All Field Finds articles

Trauma-Informed Field Instruction and Models of Practice

Published October 2019

by Katharine Dill, PhD
Marist College
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Introduction

This review examines the application of a trauma-informed perspective to field education programs and models of supervision. There are many dimensions to this topic. While there is emerging literature on trauma-informed social work supervision and field instruction (Berger & Quiros, 2016; Knight, 2018) there remains minimal exploration of how a trauma-informed model of care can be applied to a social work field education model.

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Deliberate Practice: A Framework for Enhancing Competence in Field Education

Published May 2019

by Katharine Dill, PhD
Marist College
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Introduction

This literature review explores the concept of deliberate practice and its intersection with social work field education. The concept of deliberate practice is an emerging framework that shows promise in understanding the complexity of learning within field placement settings. Leveraging the tenets of deliberate practice, the field supervisor encourages and amplifies student learning through intentional, goal-oriented supervision and learning. This focused learning is achieved through the provision of balanced feedback that seeks to shape and improve an individual’s mastery of complex skills over time (Ericsson, 2004, 2006; Ericsson, Krampe, & Tesch-Römer, 1993; Ericsson, Roring, & Nandagopal, 2007). While not exhaustive in nature, this brief review underscores the emerging tenets of deliberate practice and links these ideas to the complexity of social work field education.

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Observations of Practice in Field Education: A Literature Review

Published October 2018

by Katharine Dill, PhD
Marist College
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Introduction

The Council on Social Work Education’s Educational Policy and Accreditation Standards state that assessment of students’ competence must involve observation in real or simulated practice situations (Council on Social Work Education, 2015). Observation in “real time” or, as termed in this paper, “observations of practice” can present challenges for both field education coordinators and field supervisors alike. While observing students in field placements seems to be essential, strategies for making this an everyday reality in social work field education can appear elusive. This literature review explores the various dimensions of observation. The review culminates with an analysis of the role of the field supervisor in creating, supporting, and planning for observations.

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Emotional Triggers to Field Experiences: Preparing Students and Field Instructors

Published October 2017

by Katharine Dill, PhD
Marist College
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Introduction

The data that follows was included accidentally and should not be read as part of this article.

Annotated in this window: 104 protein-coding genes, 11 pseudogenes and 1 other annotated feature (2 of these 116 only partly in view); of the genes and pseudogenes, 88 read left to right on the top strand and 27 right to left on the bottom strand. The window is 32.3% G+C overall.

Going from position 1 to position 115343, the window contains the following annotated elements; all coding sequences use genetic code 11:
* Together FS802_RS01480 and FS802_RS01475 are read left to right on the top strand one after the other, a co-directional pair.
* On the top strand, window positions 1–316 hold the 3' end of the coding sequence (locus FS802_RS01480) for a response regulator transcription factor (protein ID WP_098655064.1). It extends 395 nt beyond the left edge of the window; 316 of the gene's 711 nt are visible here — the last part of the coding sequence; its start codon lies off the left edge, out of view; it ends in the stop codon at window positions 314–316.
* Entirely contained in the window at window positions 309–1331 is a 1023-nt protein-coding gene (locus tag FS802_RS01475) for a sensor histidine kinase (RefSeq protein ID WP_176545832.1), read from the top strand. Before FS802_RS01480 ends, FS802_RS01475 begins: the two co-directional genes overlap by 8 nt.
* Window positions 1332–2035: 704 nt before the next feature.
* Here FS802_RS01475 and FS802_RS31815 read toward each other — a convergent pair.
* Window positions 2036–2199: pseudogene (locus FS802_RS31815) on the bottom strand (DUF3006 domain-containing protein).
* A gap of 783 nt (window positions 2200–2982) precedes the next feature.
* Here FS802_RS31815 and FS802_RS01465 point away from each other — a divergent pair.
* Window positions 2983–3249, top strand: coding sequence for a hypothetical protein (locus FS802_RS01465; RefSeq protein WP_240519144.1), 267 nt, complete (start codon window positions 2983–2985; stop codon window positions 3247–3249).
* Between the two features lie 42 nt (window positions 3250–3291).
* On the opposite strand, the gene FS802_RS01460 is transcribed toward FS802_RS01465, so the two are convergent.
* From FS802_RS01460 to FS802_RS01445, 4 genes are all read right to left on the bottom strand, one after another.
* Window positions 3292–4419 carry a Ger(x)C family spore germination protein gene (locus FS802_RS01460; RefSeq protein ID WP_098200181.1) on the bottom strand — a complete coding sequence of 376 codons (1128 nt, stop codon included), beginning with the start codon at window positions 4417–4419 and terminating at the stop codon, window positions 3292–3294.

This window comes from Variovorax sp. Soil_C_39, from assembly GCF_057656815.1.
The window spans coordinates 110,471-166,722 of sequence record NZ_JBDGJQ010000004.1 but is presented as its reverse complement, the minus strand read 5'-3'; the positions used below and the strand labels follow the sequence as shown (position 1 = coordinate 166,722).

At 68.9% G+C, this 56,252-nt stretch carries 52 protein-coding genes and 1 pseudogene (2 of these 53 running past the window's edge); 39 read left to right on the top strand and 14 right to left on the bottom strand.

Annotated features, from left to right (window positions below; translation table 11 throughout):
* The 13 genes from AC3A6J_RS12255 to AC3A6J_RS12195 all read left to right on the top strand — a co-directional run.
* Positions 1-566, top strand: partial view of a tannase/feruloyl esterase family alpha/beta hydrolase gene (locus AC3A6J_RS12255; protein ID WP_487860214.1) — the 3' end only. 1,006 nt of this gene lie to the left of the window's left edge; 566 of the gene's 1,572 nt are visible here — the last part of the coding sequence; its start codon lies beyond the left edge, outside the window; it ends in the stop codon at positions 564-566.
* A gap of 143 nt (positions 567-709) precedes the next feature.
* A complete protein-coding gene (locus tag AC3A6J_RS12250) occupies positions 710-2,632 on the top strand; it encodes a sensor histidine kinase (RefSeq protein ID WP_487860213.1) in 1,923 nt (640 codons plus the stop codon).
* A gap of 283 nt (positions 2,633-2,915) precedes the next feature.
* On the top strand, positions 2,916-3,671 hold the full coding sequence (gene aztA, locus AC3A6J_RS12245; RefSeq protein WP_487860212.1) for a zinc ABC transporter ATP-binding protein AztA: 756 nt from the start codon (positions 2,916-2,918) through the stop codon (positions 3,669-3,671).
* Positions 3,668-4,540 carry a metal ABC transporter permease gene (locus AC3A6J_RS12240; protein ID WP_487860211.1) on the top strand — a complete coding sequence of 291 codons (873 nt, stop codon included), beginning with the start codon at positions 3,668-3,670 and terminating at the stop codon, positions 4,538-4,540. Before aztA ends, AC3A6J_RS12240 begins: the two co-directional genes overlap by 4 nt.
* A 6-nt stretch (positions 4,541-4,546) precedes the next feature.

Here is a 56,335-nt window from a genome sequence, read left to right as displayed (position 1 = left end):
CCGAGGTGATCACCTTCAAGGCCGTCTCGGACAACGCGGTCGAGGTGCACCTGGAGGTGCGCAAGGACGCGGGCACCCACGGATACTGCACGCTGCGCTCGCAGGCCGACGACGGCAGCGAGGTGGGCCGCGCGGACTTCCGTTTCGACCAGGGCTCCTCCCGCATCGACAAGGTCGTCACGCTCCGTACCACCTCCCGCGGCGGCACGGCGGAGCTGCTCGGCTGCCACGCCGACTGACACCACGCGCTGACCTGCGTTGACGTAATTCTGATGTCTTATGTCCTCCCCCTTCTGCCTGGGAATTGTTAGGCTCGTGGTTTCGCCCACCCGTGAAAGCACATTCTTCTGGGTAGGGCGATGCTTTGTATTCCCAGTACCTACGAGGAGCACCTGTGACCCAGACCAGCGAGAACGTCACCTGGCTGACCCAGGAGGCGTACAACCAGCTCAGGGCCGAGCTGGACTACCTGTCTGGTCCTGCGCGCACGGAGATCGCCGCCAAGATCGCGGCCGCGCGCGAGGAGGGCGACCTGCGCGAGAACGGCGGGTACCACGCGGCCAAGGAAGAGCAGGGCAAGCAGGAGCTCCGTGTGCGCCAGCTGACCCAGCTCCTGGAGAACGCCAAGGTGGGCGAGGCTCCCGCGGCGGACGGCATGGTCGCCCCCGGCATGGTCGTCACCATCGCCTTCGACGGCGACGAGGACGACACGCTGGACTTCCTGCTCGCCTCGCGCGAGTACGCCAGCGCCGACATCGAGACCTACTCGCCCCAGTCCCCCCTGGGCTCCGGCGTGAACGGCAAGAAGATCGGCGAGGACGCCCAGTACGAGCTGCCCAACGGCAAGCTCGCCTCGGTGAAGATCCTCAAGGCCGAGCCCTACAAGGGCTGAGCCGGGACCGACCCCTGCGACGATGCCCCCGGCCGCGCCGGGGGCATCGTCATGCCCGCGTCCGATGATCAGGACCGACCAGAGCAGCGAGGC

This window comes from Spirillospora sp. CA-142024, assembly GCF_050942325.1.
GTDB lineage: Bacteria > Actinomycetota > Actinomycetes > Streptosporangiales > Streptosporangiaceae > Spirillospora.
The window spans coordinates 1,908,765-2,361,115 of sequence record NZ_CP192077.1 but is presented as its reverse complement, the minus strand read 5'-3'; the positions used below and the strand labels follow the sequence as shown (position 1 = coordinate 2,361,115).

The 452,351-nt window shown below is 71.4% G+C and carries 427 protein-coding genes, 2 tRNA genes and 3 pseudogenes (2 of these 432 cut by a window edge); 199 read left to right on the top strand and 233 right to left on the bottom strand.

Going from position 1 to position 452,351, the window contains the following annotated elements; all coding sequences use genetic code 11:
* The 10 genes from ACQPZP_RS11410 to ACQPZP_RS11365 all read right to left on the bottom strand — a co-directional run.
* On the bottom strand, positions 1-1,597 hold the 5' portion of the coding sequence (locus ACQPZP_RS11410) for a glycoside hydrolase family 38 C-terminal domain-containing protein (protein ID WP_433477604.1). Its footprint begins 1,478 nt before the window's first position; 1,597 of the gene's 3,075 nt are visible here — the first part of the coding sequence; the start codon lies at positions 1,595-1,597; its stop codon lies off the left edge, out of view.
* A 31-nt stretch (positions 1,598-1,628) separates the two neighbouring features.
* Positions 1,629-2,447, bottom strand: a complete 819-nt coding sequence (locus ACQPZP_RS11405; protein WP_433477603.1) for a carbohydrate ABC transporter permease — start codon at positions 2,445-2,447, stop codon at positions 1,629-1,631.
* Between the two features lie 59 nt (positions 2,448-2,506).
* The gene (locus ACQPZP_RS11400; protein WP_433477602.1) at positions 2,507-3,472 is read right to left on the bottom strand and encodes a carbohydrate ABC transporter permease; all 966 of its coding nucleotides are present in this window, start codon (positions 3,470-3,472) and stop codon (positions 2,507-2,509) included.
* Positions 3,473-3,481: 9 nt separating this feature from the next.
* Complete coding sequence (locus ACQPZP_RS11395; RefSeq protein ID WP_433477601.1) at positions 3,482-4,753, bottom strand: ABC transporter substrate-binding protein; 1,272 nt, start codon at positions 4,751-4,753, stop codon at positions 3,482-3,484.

This literature review is the second in a series that will be published in each issue of the Field Educator on topics related to field instruction. The reviews will highlight key components of practice, including reflective models of supervision and creating safe learning opportunities for students. Each review will contain three discussion questions. Our hope is that field instructors will use these questions to enhance their professional development, incorporate these brief reviews in their daily practice, and begin to develop a library of resources.

The topic of this literature review—how students navigate the emotional terrain of their emerging engagement with the realities of social work practice—emerged from discussions with field educators, student interns, and academic field liaison staff. The review begins by discussing emerging evidence in this area, and then integrates the specific roles of field supervisors and social work educators in supporting social work interns in navigating the complexities of social work practice. The review begins with discussion questions and concludes with best practice considerations that can be used when training field educators.
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Field Education Literature Review: Volume 1

Published May 2017

by Katharine Dill, PhD
Marist College
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Introduction

This literature review is the first in a series that will be published in each issue of the Field Educator Journal on topics related to field instruction. The reviews will highlight key components of practice, including reflective models of supervision and creating safe learning opportunities for students. This first review provides a brief overview of field education. Future special-interest topics will include: Indigenous issues, anti-oppressive practice, reflective practice, critical thinking, evidence-informed practice, and the professional development needs of field instructors.
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